More Personnel Involvement in Public Agency Change Efforts
Early theorists of management of administration advocated for the scientific style of management. Over the years, this ideology influenced management style in many organizations, including government agencies. For example, Frederick Taylor advocated for scientific systems, such as “time motion” studies, for the design of procedure for work tasks. Conversely, scholars such as Abraham Maslow and Douglas McGregor debunked the extreme focus on the science of management. Maslow and McGregor advocated that human needs and self-motivation are the essential techniques for optimum worker production.
Over the years, organization change experts have recognized that an amalgamation of the concepts promoted by Taylor, Maslow and McGregor are needed for effective governmental organizations. Thus, to foster a serene environment for implementing significant change, personnel involvement is critical in creating the environment that can lead to successful efforts. This involvement sometimes takes the form of direct participation in formulating goals and making decisions with managers consulting with subordinates and paying attention to their opinions. Such a participatory style creates a friendly environment, which aids teamwork and fosters ownership by personnel.
Warner Burke in his book Organization Change: Theory and Practice, believes resistance to change efforts by personnel within organizations is greatly influenced by anxiety emanating from the fear of the unknown. Overlooking such resistance can derail change efforts, leading to sabotaging of the change process by personnel who are normally responsible for implementing the change. Therefore, actively involving personnel can lead to their commitment to the change efforts, which can pre-empt ill ideas conceived by them.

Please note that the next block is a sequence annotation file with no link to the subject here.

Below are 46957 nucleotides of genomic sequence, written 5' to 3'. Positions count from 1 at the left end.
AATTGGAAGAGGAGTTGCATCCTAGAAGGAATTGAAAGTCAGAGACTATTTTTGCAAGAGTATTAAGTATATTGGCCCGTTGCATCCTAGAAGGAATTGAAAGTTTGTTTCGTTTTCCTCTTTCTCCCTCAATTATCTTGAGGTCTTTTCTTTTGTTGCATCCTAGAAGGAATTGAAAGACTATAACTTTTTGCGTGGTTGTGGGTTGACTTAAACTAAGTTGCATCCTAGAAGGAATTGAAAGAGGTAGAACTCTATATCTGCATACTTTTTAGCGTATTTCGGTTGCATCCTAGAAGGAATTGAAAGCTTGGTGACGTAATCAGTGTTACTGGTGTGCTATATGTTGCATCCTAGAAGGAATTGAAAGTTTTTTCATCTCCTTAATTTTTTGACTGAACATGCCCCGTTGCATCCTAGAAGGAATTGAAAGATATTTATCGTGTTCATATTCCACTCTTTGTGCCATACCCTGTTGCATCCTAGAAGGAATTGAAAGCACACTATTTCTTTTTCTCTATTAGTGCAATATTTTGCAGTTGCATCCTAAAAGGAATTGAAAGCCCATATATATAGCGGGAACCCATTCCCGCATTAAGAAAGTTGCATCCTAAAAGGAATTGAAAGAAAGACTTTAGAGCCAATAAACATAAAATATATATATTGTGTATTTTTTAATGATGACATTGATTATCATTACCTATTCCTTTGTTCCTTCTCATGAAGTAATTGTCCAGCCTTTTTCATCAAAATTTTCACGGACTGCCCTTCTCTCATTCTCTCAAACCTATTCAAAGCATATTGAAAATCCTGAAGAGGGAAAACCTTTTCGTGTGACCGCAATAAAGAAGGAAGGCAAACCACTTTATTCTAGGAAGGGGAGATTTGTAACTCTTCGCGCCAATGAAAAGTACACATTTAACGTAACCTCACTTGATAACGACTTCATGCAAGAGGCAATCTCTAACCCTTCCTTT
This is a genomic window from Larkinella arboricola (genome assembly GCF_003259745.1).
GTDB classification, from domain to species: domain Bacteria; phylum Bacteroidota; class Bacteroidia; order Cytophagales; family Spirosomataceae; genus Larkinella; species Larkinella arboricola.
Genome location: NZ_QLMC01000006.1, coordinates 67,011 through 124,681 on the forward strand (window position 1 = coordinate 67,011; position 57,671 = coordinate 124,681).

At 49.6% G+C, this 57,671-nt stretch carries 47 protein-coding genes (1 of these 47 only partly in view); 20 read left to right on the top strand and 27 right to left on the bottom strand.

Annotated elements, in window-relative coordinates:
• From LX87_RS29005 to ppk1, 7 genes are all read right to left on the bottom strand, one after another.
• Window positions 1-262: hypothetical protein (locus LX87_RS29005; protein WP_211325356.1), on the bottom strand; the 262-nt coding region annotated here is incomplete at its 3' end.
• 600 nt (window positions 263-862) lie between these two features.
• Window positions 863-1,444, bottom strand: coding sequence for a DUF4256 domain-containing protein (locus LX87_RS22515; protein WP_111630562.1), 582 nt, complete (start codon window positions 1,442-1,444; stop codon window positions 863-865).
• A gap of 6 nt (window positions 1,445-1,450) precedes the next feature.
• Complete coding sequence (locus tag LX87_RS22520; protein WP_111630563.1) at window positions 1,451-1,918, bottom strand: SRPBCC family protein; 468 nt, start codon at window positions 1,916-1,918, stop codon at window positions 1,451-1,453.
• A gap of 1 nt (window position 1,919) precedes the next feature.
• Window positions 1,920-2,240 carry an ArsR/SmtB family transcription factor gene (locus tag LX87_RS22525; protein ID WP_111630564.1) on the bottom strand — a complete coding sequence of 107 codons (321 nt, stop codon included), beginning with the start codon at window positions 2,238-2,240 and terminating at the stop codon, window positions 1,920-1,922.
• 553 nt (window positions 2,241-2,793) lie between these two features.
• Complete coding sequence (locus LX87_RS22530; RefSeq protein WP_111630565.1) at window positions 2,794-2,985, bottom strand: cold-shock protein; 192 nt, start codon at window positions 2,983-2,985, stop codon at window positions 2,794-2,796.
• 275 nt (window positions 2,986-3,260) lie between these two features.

In my overall experience, change efforts in government agencies are more complex than we think. The involvement of multiple stakeholders, leading to multiple interests, convolutes the process. Although government organizations may be perceived as stable entities, change within such agencies is inevitable.
To effectively roll out and implement the inevitable change, it is important to involve both external (mostly politicians, the public and special interest groups) and internal stakeholders (mostly staff personnel). Such involvement can curtail the forestalling or sabotaging of the change efforts by those groups. In addition, including the various interest groups can help them take actions that positively fulfill implementation of the change efforts and also increase their trust in government.
Author: Nana Kusi Appiah is the planning and development manager for Adams County, Colorado. Nana is a member of the American Institute of Certified Planners. Nana holds a doctorate in public affairs from the University of Texas at Dallas and a master’s degree in community and regional planning from Iowa State University. Email: [email protected].